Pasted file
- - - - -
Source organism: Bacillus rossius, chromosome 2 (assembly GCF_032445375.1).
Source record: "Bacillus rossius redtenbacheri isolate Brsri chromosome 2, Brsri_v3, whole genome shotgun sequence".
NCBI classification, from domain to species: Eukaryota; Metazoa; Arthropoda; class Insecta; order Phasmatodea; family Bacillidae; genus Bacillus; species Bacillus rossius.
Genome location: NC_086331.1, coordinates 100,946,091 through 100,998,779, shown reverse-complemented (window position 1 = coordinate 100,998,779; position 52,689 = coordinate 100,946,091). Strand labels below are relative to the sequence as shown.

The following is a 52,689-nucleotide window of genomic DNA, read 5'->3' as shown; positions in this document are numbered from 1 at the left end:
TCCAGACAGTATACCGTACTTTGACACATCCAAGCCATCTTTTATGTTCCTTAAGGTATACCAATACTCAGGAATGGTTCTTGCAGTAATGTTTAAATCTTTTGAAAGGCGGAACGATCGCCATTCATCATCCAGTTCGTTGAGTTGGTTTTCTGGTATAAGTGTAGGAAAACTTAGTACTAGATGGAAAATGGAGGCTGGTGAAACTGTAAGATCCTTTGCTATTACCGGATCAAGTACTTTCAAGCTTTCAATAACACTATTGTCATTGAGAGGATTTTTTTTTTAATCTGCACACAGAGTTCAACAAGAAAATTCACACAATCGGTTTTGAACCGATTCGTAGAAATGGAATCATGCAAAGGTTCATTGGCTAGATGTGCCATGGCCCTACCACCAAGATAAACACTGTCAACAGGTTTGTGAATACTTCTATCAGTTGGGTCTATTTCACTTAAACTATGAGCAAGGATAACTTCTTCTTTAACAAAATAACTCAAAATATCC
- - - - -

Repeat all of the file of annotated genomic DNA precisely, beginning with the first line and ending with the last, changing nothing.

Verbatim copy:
Source organism: Bacillus rossius, chromosome 2 (assembly GCF_032445375.1).
Source record: "Bacillus rossius redtenbacheri isolate Brsri chromosome 2, Brsri_v3, whole genome shotgun sequence".
NCBI classification, from domain to species: Eukaryota; Metazoa; Arthropoda; class Insecta; order Phasmatodea; family Bacillidae; genus Bacillus; species Bacillus rossius.
Genome location: NC_086331.1, coordinates 100,946,091 through 100,998,779, shown reverse-complemented (window position 1 = coordinate 100,998,779; position 52,689 = coordinate 100,946,091). Strand labels below are relative to the sequence as shown.

The following is a 52,689-nucleotide window of genomic DNA, read 5'->3' as shown; positions in this document are numbered from 1 at the left end:
TCCAGACAGTATACCGTACTTTGACACATCCAAGCCATCTTTTATGTTCCTTAAGGTATACCAATACTCAGGAATGGTTCTTGCAGTAATGTTTAAATCTTTTGAAAGGCGGAACGATCGCCATTCATCATCCAGTTCGTTGAGTTGGTTTTCTGGTATAAGTGTAGGAAAACTTAGTACTAGATGGAAAATGGAGGCTGGTGAAACTGTAAGATCCTTTGCTATTACCGGATCAAGTACTTTCAAGCTTTCAATAACACTATTGTCATTGAGAGGATTTTTTTTTTAATCTGCACACAGAGTTCAACAAGAAAATTCACACAATCGGTTTTGAACCGATTCGTAGAAATGGAATCATGCAAAGGTTCATTGGCTAGATGTGCCATGGCCCTACCACCAAGATAAACACTGTCAACAGGTTTGTGAATACTTCTATCAGTTGGGTCTATTTCACTTAAACTATGAGCAAGGATAACTTCTTCTTTAACAAAATAACTCAAAATATCC